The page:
Hubris and Humility

Jim Gustafson
 


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The Greek word hubris captures a sad but important concept. As much as we would like to cruise along believing that everything and everybody is kind, reality does not allow the fantasy for long. The character flaw that is hubris is the result of a person's need to feel superior. Aristotle described hubris as that which makes, “men think that by ill-treating others they make their own superiority the greater. " Overtime, it has come to reflect the mindset and behavior of those who think they are immune from the principles of law, ethics and human kindness.

As is so often the case, there is a balance to be maintained. There is a place for temperance. A healthy degree of pride in oneself is a sign of self-esteem. Being proud of your accomplishments is not only appropriate but important. As Mohamed Ali once said, “it ain't braggin’ if it's true. " Keeping a list of our finest accomplishments, our best and proudest moments, can be a great resource when we're feeling less than positive about our self.

Hubris goes far beyond a healthy pride to arrogance. In Greek tragedy, hubris resulted in one mistakenly placing his or her self on the same level as the gods. The gods did not welcome the intrusion and the inevitable disaster befalls the hero. “Pride goeth before destruction and a haughty spirit before a fall. " (Proverbs xvi: 18) Haughty people, the know-it-alls, insist on having their own way all the time. Ultimately, those who have tolerated their behavior join the gods in giving them a good thumping. Then, they are left alone to ponder and choose. Their choice is to stay the course and seek new victims or find a way to turn from hubris to humility.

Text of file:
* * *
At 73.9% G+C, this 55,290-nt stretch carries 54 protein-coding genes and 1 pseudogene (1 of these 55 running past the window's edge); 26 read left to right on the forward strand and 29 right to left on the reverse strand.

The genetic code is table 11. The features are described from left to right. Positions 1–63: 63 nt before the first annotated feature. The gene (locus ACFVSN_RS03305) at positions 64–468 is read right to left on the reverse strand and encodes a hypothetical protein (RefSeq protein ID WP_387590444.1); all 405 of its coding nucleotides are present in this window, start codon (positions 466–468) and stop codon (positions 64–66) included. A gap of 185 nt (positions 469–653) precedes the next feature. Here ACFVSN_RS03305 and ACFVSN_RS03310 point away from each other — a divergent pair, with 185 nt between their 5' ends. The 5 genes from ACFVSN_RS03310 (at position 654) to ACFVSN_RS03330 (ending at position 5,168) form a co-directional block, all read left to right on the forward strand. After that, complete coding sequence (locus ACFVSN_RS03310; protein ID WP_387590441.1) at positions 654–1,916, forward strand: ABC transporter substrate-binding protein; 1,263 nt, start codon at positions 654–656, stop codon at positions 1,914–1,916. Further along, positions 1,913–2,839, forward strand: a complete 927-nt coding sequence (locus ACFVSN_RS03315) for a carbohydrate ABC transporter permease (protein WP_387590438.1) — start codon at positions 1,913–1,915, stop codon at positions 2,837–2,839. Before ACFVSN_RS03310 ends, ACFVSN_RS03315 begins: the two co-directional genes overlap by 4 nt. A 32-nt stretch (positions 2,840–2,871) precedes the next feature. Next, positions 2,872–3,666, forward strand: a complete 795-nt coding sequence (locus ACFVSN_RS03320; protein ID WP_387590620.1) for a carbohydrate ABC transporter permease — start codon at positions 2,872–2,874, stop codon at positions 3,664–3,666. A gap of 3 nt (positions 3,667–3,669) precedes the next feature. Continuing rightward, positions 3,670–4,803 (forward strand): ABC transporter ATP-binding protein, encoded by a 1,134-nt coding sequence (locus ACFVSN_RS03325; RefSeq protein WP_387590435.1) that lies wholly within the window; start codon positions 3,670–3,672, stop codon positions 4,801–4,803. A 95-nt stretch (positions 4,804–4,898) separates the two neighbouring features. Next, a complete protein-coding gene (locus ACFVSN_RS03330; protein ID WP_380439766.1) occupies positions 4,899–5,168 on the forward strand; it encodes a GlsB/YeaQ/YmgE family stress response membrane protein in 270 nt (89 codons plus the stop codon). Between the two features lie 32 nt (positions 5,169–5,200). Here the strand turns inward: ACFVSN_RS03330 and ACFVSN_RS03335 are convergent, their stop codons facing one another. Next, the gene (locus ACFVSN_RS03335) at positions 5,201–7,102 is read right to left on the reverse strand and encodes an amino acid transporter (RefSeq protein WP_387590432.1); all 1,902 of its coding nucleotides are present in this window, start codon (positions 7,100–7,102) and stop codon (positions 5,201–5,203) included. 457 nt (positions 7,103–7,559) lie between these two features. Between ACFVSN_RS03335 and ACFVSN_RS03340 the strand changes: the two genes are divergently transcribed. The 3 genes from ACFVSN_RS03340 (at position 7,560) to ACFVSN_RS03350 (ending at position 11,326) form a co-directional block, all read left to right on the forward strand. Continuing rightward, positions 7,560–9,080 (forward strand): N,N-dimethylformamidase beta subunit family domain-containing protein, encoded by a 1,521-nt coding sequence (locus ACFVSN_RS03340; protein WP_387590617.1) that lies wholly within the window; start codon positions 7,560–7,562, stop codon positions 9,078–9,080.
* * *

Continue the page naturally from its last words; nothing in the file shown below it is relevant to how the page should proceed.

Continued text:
Humility usually begins with a contrite apology followed by sincere submission to the authority of another. It requires seeking and accepting help from someone else. Reaching out to take the hand of one who can pull the fallen back up to reality. It is a challenging transformation, but one that can bring great joy to everyone.

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